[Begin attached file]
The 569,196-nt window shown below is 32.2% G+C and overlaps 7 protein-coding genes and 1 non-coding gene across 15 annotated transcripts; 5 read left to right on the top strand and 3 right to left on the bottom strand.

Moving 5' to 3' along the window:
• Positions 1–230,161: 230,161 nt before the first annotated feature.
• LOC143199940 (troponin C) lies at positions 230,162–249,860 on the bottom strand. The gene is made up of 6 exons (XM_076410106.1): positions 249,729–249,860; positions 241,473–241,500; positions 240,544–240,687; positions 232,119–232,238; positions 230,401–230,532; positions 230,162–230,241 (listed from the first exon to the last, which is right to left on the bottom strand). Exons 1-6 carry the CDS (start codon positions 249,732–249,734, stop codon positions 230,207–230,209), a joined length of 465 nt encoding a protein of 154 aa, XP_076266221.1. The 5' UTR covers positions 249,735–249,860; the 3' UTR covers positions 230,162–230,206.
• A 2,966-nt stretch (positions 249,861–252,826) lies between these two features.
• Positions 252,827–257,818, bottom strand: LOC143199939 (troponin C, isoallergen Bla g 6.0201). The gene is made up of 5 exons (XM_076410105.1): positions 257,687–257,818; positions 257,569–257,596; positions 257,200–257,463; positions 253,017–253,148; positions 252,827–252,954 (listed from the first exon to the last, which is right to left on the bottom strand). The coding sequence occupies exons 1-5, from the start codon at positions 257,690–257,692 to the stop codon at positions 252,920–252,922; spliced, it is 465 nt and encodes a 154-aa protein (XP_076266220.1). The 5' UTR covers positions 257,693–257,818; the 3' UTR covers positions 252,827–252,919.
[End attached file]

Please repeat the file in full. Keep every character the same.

The 569,196-nt window shown below is 32.2% G+C and overlaps 7 protein-coding genes and 1 non-coding gene across 15 annotated transcripts; 5 read left to right on the top strand and 3 right to left on the bottom strand.

Moving 5' to 3' along the window:
• Positions 1–230,161: 230,161 nt before the first annotated feature.
• LOC143199940 (troponin C) lies at positions 230,162–249,860 on the bottom strand. The gene is made up of 6 exons (XM_076410106.1): positions 249,729–249,860; positions 241,473–241,500; positions 240,544–240,687; positions 232,119–232,238; positions 230,401–230,532; positions 230,162–230,241 (listed from the first exon to the last, which is right to left on the bottom strand). Exons 1-6 carry the CDS (start codon positions 249,732–249,734, stop codon positions 230,207–230,209), a joined length of 465 nt encoding a protein of 154 aa, XP_076266221.1. The 5' UTR covers positions 249,735–249,860; the 3' UTR covers positions 230,162–230,206.
• A 2,966-nt stretch (positions 249,861–252,826) lies between these two features.
• Positions 252,827–257,818, bottom strand: LOC143199939 (troponin C, isoallergen Bla g 6.0201). The gene is made up of 5 exons (XM_076410105.1): positions 257,687–257,818; positions 257,569–257,596; positions 257,200–257,463; positions 253,017–253,148; positions 252,827–252,954 (listed from the first exon to the last, which is right to left on the bottom strand). The coding sequence occupies exons 1-5, from the start codon at positions 257,690–257,692 to the stop codon at positions 252,920–252,922; spliced, it is 465 nt and encodes a 154-aa protein (XP_076266220.1). The 5' UTR covers positions 257,693–257,818; the 3' UTR covers positions 252,827–252,919.